Umm, noo. When you kick (or hit starter button) on said two stroke the gas vapors move quite fast through the crankcase. I've had two strokes (I've owned maybe a dozen) sitting sometime a month or two and they would start right up.
Hooked
Montebianco Primavera, Subaru turbo with Vespa trans
Joined: 27 Nov 2009
Posts: 169
Location: central coast, ca
Sun Dec 15, 2019 10:00 am quote
The ET2 was notorious for having a leaky fuel tap. Replaced mine twice, after each time it worked perfectly.
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Granturismo 218
Joined: 04 Feb 2013
Posts: 5650
Location: South Carolina
Sun Dec 15, 2019 5:01 pm quote
knutte_i_amerika wrote:
Motovista wrote:
What happens with two strokes is that when they sit for a while the gas in the crankcase evaporates, leaving a lot of oil. When you go to start it up after a while, the gas vapor has to go down into the crankcase and then into the combustion chamber. It takes a little longer. When it does start, it usually smokes, sometimes for a couple of miles, while the excess oil in the crankcase is picked up by the gas vapor and burned. Once the combustion chamber gets up to about 450 degrees, the carbon build up on the spark plug from all that extra oil starts to be burned off.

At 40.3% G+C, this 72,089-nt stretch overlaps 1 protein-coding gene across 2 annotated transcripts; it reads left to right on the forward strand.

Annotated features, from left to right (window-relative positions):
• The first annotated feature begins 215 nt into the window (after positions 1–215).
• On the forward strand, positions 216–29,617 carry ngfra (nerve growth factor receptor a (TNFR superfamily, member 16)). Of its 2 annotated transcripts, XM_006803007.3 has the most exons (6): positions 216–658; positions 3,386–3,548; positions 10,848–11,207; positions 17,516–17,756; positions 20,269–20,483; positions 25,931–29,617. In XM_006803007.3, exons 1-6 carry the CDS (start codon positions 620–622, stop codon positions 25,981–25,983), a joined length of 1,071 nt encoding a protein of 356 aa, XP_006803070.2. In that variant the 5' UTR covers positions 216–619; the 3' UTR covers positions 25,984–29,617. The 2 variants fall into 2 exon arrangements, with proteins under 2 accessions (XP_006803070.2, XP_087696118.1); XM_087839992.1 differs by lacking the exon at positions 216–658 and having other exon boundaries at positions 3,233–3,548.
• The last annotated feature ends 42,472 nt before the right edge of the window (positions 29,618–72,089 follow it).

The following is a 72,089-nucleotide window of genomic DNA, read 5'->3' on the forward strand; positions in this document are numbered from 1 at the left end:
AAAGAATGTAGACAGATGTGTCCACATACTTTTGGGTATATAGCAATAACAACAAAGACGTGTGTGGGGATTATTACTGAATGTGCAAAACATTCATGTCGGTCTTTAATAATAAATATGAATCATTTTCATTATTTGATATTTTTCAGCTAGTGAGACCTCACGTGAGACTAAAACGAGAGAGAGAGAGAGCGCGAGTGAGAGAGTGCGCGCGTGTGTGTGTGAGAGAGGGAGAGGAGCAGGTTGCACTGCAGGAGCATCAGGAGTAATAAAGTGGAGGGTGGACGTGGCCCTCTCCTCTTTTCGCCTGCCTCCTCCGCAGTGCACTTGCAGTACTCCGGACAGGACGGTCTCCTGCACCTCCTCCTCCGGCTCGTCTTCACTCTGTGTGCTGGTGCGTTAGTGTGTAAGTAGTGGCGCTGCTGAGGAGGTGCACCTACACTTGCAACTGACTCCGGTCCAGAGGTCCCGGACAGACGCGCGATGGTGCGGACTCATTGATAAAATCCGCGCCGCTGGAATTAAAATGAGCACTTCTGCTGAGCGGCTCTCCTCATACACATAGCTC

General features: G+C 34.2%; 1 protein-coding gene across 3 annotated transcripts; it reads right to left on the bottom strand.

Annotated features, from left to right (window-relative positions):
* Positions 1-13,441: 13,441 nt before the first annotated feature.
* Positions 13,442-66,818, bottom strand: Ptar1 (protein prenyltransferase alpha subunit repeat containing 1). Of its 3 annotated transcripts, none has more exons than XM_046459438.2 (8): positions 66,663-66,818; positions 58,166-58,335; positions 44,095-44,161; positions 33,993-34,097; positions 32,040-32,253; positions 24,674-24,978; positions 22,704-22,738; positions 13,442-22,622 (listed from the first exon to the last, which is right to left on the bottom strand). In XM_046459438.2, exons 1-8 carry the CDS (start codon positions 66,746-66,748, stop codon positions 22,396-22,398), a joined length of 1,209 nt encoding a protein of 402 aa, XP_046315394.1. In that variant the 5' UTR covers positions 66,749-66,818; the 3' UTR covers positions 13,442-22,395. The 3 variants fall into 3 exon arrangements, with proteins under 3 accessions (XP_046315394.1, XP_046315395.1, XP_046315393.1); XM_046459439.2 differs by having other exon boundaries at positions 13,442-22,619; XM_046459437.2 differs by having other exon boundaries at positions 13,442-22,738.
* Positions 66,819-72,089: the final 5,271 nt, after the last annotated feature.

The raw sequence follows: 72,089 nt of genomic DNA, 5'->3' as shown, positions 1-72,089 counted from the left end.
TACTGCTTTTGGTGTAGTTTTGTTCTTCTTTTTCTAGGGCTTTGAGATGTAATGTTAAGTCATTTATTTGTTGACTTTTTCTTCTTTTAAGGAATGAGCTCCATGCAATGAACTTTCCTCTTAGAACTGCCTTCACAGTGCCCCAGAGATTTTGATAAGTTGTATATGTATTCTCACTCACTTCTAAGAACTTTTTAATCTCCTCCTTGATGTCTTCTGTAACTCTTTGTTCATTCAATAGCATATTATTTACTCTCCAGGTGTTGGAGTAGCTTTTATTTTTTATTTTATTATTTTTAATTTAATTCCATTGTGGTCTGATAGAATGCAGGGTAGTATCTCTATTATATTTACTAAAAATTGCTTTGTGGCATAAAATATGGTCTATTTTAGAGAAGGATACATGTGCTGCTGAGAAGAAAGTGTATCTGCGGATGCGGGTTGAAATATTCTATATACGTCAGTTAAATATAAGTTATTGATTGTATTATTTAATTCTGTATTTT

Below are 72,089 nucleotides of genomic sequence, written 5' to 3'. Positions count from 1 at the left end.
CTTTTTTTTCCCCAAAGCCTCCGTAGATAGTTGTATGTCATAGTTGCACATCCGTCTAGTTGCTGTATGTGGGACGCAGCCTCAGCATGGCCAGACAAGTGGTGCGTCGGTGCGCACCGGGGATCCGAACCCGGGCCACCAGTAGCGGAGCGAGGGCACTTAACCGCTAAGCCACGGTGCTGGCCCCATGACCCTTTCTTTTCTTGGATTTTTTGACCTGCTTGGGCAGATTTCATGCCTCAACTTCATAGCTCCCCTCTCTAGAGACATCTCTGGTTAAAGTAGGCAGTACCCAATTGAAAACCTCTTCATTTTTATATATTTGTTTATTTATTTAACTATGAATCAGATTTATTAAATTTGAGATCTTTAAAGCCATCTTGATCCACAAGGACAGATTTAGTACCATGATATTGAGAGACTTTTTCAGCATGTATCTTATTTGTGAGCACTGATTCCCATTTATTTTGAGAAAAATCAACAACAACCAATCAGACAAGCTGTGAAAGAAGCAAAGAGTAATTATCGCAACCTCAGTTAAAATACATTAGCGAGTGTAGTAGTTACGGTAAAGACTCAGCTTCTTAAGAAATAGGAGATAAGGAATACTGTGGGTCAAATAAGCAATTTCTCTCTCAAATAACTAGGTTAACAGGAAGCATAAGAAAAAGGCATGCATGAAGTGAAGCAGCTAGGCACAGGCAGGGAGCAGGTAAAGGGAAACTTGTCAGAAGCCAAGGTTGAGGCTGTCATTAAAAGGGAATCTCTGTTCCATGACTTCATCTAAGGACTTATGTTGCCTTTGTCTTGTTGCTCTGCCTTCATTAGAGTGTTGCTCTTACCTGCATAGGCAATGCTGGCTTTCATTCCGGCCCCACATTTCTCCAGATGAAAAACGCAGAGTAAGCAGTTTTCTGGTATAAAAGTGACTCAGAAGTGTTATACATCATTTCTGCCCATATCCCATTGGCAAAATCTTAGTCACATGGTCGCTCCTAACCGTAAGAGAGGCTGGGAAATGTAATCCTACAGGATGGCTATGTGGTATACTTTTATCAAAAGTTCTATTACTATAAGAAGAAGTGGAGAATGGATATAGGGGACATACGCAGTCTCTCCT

It's just the way it is. Starter fluid is not a bad idea. I've done it.
The big problem with two strokes now is that they are very uncommon, so there aren't a lot of people who really know what they usually do or don't do, but a lot of people are willing to guess, and offer that as a recommendation.
Umm, noo. When you kick (or hit starter button) on said two stroke the gas vapors move quite fast through the crankcase. I've had two strokes (I've owned maybe a dozen) sitting sometime a month or two and they would start right up.
That's fantastic. Most of the two stroke scooters I've seen that sit for a long time are hard to start and smoke like crazy when they are first started. Good to know none of yours did.